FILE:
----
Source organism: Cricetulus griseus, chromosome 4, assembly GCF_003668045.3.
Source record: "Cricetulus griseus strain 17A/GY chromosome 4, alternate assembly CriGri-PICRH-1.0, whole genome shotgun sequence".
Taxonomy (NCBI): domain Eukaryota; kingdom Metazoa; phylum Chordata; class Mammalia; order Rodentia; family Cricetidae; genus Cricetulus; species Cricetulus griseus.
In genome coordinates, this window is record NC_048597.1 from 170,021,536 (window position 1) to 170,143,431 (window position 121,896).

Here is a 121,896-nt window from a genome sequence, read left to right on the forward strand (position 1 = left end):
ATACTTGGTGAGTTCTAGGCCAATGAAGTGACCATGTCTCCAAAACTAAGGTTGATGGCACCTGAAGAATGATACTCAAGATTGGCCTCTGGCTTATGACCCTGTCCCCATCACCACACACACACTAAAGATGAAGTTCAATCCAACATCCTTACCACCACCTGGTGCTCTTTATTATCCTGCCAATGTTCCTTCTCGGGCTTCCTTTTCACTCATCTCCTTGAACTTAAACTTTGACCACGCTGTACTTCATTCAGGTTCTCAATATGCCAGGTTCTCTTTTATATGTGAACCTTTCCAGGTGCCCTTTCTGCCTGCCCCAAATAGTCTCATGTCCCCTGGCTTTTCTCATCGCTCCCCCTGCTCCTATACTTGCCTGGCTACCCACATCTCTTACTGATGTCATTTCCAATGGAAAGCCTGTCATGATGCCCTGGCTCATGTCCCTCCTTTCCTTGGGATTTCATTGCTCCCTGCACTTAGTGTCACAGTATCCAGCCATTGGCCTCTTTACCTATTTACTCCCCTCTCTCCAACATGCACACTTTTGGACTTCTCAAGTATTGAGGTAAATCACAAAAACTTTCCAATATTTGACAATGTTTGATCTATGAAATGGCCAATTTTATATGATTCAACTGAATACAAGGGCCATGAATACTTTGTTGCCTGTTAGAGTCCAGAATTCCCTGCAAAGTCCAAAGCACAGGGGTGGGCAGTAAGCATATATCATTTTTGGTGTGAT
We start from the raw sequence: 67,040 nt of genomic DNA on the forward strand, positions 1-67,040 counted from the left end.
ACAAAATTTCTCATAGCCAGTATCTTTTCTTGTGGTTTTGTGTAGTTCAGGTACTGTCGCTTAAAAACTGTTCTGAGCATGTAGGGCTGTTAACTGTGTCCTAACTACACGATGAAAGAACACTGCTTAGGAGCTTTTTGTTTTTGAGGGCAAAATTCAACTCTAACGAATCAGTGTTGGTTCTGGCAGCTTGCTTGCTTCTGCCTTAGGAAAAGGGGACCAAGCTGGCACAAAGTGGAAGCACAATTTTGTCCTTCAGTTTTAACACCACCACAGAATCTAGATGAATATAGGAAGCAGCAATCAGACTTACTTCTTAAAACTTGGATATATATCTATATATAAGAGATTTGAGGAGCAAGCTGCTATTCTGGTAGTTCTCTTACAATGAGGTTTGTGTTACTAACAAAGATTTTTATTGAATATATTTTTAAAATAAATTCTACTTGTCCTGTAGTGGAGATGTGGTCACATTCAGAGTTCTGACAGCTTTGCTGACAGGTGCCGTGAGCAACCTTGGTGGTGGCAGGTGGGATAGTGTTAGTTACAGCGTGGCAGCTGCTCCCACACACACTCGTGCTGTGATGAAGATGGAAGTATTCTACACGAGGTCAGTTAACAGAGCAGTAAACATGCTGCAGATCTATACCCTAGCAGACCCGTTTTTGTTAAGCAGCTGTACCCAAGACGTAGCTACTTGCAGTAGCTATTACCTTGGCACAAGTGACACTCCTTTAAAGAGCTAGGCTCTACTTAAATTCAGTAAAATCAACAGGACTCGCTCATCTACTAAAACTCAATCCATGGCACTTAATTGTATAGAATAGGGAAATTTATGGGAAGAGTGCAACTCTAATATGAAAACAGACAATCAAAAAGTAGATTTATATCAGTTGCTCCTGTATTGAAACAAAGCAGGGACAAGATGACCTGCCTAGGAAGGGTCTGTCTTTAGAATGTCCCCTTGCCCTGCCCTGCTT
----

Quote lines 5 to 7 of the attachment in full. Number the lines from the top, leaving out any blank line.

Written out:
Here is a 121,896-nt window from a genome sequence, read left to right on the forward strand (position 1 = left end):
ATACTTGGTGAGTTCTAGGCCAATGAAGTGACCATGTCTCCAAAACTAAGGTTGATGGCACCTGAAGAATGATACTCAAGATTGGCCTCTGGCTTATGACCCTGTCCCCATCACCACACACACACTAAAGATGAAGTTCAATCCAACATCCTTACCACCACCTGGTGCTCTTTATTATCCTGCCAATGTTCCTTCTCGGGCTTCCTTTTCACTCATCTCCTTGAACTTAAACTTTGACCACGCTGTACTTCATTCAGGTTCTCAATATGCCAGGTTCTCTTTTATATGTGAACCTTTCCAGGTGCCCTTTCTGCCTGCCCCAAATAGTCTCATGTCCCCTGGCTTTTCTCATCGCTCCCCCTGCTCCTATACTTGCCTGGCTACCCACATCTCTTACTGATGTCATTTCCAATGGAAAGCCTGTCATGATGCCCTGGCTCATGTCCCTCCTTTCCTTGGGATTTCATTGCTCCCTGCACTTAGTGTCACAGTATCCAGCCATTGGCCTCTTTACCTATTTACTCCCCTCTCTCCAACATGCACACTTTTGGACTTCTCAAGTATTGAGGTAAATCACAAAAACTTTCCAATATTTGACAATGTTTGATCTATGAAATGGCCAATTTTATATGATTCAACTGAATACAAGGGCCATGAATACTTTGTTGCCTGTTAGAGTCCAGAATTCCCTGCAAAGTCCAAAGCACAGGGGTGGGCAGTAAGCATATATCATTTTTGGTGTGAT
We start from the raw sequence: 67,040 nt of genomic DNA on the forward strand, positions 1-67,040 counted from the left end.